T.J. called me at midnight one night and we talked. Usually, we just text or we go hang out or whatever. But, he called me and I was like, “What’s going on?” He was like, “Man, you’re the first person I called. I just want to tell you I’m not coming back for the show next year.” I was like shocked out. I was half asleep. I didn’t see this coming, really. He’s like my partner in crime on this show, so I was a little taken aback. I know his mind was made up but I still had to kind of, you know, do my duty. I was like, “You should come back, blah blah.” But his mind was made up. I was just glad that he cared about me enough as a friend and respected me enough as a colleague to really give me a call, as my scene partner.

Season 5 was the first season without Miller playing Erlich, and your character seemed to assume some of Erlich’s asshole traits. He even (spoiler alert) goes to China to make his own Pied Piper clone, which was a hilarious episode. Where do you see that character going next season?

“Who knows, maybe Jian Yang versus Russ Hanneman. I would love to see that.”

The villainous part was great. I just want to see him do different things and a wide range of things. It’s so interesting to see this guy do what’s unexpected, in a way. I would love to see Jian Yang go up against more big personalities like how originally when he went up against Erlich, and last year when he went up against Gavin Belson. I think that’s very interesting. Sort of like a David and Goliath style. I really enjoyed doing that. So, who knows, maybe Jian Yang versus Russ Hanneman. I would love to see that.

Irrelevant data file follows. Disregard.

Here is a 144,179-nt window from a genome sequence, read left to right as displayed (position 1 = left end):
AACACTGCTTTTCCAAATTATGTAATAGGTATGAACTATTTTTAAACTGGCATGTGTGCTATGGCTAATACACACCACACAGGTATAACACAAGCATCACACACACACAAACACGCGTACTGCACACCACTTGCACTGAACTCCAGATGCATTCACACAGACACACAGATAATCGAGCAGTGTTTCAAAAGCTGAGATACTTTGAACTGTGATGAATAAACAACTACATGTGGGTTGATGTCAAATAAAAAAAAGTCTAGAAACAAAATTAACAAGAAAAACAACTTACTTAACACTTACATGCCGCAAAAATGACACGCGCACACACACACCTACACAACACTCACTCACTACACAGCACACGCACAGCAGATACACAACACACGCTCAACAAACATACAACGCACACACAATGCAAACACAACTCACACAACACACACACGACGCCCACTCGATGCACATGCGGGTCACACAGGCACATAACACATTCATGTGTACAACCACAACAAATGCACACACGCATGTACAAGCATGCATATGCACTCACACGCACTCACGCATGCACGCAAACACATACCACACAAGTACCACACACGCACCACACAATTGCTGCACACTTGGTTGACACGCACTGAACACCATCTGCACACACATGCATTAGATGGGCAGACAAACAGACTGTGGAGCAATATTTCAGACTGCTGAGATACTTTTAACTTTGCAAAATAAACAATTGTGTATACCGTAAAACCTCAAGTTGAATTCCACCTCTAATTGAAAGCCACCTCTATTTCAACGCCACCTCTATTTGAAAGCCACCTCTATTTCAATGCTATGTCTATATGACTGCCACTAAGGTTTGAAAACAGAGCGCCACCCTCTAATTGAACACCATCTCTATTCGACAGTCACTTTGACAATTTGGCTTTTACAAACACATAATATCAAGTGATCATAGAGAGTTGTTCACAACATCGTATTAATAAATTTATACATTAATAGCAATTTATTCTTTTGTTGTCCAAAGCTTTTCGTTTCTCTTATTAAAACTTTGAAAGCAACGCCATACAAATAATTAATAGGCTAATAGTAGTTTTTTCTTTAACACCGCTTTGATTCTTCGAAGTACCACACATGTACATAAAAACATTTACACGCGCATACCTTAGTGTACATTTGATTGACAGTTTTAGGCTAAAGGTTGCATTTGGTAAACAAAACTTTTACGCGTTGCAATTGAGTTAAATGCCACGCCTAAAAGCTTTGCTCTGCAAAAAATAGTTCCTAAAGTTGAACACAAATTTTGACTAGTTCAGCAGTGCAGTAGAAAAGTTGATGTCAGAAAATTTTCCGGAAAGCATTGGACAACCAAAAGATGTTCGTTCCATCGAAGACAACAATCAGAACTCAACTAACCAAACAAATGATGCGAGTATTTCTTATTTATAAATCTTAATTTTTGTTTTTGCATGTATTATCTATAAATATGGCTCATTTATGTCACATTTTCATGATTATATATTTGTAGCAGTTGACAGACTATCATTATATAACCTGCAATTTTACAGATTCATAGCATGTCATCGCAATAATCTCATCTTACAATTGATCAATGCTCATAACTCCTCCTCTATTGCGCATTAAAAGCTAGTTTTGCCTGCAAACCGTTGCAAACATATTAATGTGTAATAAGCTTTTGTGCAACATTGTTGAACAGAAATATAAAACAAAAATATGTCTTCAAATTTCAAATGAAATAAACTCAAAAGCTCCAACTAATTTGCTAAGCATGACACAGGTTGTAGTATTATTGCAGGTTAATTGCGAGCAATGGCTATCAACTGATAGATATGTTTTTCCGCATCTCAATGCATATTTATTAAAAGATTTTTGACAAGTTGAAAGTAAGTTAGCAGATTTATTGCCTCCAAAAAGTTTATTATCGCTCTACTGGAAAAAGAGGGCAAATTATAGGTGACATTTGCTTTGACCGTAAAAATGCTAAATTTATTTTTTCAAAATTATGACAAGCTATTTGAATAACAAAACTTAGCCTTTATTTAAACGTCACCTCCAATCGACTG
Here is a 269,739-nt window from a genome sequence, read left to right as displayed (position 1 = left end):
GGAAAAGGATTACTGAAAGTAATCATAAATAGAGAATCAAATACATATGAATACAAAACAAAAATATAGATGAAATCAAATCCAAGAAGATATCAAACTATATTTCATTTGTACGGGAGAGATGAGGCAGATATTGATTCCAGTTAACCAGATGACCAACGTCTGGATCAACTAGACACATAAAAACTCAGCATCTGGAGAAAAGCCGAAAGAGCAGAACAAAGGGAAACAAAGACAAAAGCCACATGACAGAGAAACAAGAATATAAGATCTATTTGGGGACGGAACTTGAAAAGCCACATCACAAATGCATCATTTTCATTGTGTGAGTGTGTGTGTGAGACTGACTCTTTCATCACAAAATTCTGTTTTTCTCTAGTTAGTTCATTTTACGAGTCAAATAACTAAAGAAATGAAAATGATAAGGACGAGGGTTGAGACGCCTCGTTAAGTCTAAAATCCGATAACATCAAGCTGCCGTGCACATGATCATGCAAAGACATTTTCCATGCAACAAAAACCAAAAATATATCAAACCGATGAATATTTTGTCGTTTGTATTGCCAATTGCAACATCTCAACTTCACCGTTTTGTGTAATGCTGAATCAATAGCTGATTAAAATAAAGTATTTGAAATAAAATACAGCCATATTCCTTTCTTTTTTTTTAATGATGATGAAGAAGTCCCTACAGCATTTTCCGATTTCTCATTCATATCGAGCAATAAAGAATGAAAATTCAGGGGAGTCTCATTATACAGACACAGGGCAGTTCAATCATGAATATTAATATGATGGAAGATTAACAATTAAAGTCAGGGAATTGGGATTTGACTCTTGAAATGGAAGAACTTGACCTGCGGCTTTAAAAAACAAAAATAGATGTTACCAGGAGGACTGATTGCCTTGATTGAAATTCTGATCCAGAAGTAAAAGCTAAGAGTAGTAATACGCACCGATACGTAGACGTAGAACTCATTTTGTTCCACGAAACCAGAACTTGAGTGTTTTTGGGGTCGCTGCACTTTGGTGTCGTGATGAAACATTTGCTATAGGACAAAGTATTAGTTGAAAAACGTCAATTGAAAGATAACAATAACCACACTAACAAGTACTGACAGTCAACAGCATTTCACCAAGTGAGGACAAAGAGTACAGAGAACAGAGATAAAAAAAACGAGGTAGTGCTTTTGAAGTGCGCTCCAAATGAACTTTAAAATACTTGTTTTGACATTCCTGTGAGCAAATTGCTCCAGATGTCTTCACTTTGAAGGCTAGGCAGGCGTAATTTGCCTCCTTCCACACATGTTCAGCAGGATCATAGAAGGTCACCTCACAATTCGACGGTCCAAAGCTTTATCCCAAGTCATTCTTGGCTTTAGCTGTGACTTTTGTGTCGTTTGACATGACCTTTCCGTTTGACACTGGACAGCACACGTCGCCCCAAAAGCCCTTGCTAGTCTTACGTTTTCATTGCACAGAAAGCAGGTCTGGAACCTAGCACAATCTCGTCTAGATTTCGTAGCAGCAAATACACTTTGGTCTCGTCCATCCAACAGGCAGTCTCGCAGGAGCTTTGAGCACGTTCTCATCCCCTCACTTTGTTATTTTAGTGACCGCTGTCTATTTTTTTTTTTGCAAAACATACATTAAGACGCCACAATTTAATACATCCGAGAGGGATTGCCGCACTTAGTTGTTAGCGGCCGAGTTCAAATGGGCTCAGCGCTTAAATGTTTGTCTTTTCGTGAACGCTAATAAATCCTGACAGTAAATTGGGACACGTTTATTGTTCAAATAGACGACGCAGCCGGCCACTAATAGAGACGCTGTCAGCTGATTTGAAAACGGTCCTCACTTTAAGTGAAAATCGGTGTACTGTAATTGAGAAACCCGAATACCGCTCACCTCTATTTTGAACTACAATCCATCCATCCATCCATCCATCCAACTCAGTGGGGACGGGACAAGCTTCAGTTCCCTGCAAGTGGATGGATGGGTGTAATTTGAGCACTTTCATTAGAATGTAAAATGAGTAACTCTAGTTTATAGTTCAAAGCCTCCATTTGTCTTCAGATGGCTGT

I spoke with Carly Chaikin from Mr. Robot and she said that being on that show she doesn’t leave her laptop open out of fear. Jeffrey Wright from Westworld also told me while on the show that he noticed his phone was so in tune with sleep patterns. How has your relationship or understanding of technology been affected by working on Silicon Valley?

I’m generally pretty excited about new gadgets, new tech, A.I., stuff like that. When the consultants made the not hotdog app for the show, I was really excited to learn how that all worked. I think that part of me knows, “OK this is kind of scary. People can listen in, people can spy on you.” Look at all of that Facebook stuff that’s going on. But, to me, at the end of the day, I kind of don’t care. Hey, look through my laptop. Who cares? What are you going to see? Me typing a script? I might masturbate occasionally. Come, look at my house. I ain’t got nothing to hide. If you went through my browsing records, to suggest that I go buy this grill or this guitar, great. I don’t even know it’s happening.

not hotdog app

It’s a fine line between convenience and privacy. I assume I have no privacy anyway. I think in China they have a camera for every street corner, and if you jaywalk, they don’t give you a ticket. They put you on the big TV screen to shame you. My brother lost his wallet in Shanghai. He went to the police station and they were able to trace, step by step, how he lost his wallet, and this lady that turned it into the local store and found his wallet in like a few seconds. Obviously, there’s fear of what they can do with that information and all that stuff. But I’m fine with it. What am I going to do? I’m just passively letting them spy on me, and if they can find my wallet, that’s great.